The “Looking Glass” ponders economic and real estate trends through two distinct lenses: the optimist’s “glass half-full” and the pessimist’s “glass half-empty.”
Buzz: Home seekers in Riverside and San Bernardino counties — whether their hunt is to buy or to rent — have seen costs soar in the pandemic era nearly as much as anywhere in the nation.
Debate: How long can Inland Empire housing stay an “affordable” place to live?
Source: My trusty spreadsheet’s review of Zillow stats on home values and rents in the nation’s 50 largest metropolitan areas — a roster that includes six in California. Key figure: The two-year changes since February 2020, the last time the economy was coronavirus-free.
Inland Empire still has California’s cheapest homes among its six big metros.
The typical $555,853 value is below Sacramento’s $595,005, San Diego’s $880,414, Los Angeles-Orange County’s $892,558; San Francisco’s $1.43 million and San Jose’s $1.63 million.
Those last three metros are the nation’s priciest vs. the U.S. lows of Oklahoma City at $204,073, Cleveland at $204,808, and Pittsburgh at $206,604.
As for typical rents, Inland Empire at $2,537 a month is cheaper statewide than all but Sacramento’s $2,212. Next up the price scale is San Diego at $2,778, L.A.-O.C. at $2,816, San Jose at $3,059 and San Francisco at $3,084.
U.S. highs? San Francisco and San Jose then Miami at $2,871. Lows? Buffalo at $1,132, Milwaukee at $1,179, and Louisville at $1,196.
Riverside and San Bernardino counties rank high among U.S. metros for big jumps in home values and rents in the pandemic era.
The Inland Empire’s 43.6% home-price gain at over two years was California’s No. 2 increase and No. 8 among the 50 big U.S. metros.
Statewide, it trailed only San Diego’s at 44%. Next came Sacramento, at 37% then L.A.-O.C. and San Jose at 30%, and San Francisco at 26%.
U.S. highs? Austin at 69%, Phoenix at 55%, and Tampa at 50%. Lows? New York at 21%, Baltimore and Washington, D.C., at 22%.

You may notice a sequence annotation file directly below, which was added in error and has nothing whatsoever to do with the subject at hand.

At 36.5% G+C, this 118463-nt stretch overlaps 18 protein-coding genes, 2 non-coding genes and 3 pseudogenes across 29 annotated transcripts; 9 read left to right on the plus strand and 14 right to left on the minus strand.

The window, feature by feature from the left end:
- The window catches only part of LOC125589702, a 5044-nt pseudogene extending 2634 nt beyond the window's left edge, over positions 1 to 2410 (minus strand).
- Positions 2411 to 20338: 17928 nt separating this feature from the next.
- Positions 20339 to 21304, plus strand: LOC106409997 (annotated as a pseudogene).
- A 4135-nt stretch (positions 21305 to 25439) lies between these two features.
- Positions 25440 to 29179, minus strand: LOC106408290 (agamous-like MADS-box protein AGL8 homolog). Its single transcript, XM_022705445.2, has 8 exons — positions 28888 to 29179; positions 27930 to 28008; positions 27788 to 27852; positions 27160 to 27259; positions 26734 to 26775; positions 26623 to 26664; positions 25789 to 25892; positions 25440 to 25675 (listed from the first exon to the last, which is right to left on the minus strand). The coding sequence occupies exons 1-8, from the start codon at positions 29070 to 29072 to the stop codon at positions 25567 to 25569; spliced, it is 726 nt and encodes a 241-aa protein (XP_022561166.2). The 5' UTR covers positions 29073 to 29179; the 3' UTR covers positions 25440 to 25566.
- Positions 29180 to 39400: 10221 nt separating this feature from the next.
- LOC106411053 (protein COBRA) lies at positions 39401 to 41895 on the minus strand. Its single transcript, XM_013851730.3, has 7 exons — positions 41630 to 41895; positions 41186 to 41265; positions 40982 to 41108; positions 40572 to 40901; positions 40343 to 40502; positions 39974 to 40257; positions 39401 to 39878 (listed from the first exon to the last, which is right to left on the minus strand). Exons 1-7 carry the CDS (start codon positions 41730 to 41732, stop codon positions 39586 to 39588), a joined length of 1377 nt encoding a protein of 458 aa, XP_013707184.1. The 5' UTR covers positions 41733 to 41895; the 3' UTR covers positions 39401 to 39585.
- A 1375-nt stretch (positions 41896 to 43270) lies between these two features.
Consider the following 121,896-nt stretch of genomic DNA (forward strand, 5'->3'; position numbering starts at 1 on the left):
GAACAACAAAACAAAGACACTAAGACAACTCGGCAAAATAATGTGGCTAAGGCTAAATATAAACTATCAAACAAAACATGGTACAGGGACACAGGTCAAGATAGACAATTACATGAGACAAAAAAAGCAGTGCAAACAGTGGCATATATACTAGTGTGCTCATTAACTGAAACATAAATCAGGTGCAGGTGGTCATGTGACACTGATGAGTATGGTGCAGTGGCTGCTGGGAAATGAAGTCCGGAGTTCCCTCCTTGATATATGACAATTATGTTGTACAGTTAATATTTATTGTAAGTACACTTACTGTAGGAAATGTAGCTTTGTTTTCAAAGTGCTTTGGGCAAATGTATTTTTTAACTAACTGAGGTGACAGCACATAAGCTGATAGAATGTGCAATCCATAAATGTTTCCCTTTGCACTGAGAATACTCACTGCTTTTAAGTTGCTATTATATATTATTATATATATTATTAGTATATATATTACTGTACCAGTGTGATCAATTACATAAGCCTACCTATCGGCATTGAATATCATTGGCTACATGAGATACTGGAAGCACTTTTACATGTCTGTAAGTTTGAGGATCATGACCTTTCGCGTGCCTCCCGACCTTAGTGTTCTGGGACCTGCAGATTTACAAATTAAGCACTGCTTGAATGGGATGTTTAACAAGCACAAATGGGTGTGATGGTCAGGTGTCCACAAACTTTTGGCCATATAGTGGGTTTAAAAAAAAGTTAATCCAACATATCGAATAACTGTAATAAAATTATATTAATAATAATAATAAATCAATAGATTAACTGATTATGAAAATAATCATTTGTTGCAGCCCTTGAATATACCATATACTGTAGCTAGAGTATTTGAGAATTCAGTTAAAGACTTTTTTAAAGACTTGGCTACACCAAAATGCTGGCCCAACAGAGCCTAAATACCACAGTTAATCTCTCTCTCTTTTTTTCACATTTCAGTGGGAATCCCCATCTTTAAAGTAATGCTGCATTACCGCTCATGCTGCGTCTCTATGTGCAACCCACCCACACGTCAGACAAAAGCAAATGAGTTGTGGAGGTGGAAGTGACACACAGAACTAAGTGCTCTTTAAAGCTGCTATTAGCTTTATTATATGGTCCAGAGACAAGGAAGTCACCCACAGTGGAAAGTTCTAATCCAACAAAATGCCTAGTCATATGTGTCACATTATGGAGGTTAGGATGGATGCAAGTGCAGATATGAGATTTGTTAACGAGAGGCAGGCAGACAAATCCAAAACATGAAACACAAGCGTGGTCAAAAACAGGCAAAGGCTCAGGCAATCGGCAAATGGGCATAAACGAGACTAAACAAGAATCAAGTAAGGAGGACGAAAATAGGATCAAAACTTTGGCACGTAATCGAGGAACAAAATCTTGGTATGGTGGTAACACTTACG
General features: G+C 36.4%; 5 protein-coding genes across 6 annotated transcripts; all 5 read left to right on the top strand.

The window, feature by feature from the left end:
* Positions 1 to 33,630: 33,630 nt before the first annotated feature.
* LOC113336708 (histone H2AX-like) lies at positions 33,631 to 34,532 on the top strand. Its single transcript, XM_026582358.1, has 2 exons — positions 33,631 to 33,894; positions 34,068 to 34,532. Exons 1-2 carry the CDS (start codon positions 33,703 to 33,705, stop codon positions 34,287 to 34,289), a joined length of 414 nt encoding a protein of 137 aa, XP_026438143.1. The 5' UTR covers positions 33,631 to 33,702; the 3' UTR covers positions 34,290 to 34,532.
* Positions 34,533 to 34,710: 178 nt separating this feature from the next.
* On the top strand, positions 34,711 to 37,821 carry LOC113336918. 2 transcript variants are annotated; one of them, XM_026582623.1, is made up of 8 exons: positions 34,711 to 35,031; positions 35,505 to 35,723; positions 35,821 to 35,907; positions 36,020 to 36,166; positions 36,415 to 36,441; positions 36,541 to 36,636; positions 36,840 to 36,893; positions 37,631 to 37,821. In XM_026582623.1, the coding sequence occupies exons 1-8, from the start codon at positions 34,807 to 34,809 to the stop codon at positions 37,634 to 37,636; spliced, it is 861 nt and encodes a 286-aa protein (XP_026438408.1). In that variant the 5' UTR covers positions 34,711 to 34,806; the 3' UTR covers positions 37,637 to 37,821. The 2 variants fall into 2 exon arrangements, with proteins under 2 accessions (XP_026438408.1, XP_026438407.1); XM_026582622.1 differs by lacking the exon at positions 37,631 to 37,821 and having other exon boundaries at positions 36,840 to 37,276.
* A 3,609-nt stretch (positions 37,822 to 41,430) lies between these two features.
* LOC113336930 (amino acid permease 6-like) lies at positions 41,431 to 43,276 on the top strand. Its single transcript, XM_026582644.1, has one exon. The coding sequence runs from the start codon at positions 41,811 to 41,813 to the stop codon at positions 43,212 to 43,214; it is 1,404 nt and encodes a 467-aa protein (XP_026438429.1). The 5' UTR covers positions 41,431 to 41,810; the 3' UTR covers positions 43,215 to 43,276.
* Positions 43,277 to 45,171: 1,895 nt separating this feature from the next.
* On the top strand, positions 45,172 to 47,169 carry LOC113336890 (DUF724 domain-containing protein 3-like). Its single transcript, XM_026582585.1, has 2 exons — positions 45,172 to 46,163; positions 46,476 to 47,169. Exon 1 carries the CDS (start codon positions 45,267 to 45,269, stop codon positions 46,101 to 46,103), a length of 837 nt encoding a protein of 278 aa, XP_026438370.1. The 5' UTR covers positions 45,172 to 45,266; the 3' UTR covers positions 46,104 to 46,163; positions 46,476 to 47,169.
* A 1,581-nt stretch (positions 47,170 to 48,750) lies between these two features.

Renters felt similar price pain. Inland Empire had California’s biggest rent hike at 31% in two years — a jump that ranked fifth-largest nationally.
Next statewide was San Diego at 22%, Sacramento at 21%, L.A.-O.C. at 14%, San Jose at 2% and San Francisco at 1%.
Biggest rent hikes nationally were Tampa and Miami at 37%, and Phoenix at 35%. San Francisco and San Jose were the national lows followed by Boston at 5.5%;.
Riverside and San Bernardino counties have long provided an “affordable” living alternative for the budget-conscious Southern Californians. The pandemic created a need for larger living spaces and reduced commutes — a double-plus for moving inland from the coast.
But that rush created by the odd pandemic economy thinned Inland Empire’s housing savings.
Two years ago, a typical Inland Empire home was 43% cheaper than L.A.-O.C., according to Zillow values. In 2022, prices are just 38% lower.
Tenant savings narrowed far more dramatically. In 2020, Inland Empire rents were 22% cheaper. Today, just 10%.
Or look at the limited savings possibilities this way: Only seven big U.S. metros have pricier homes than Riverside and San Bernardino counties in 2022 — and just 12 have rents that are more expensive.
Jonathan Lansner is business columnist for the Southern California News Group. He can be reached at firstname.lastname@example.org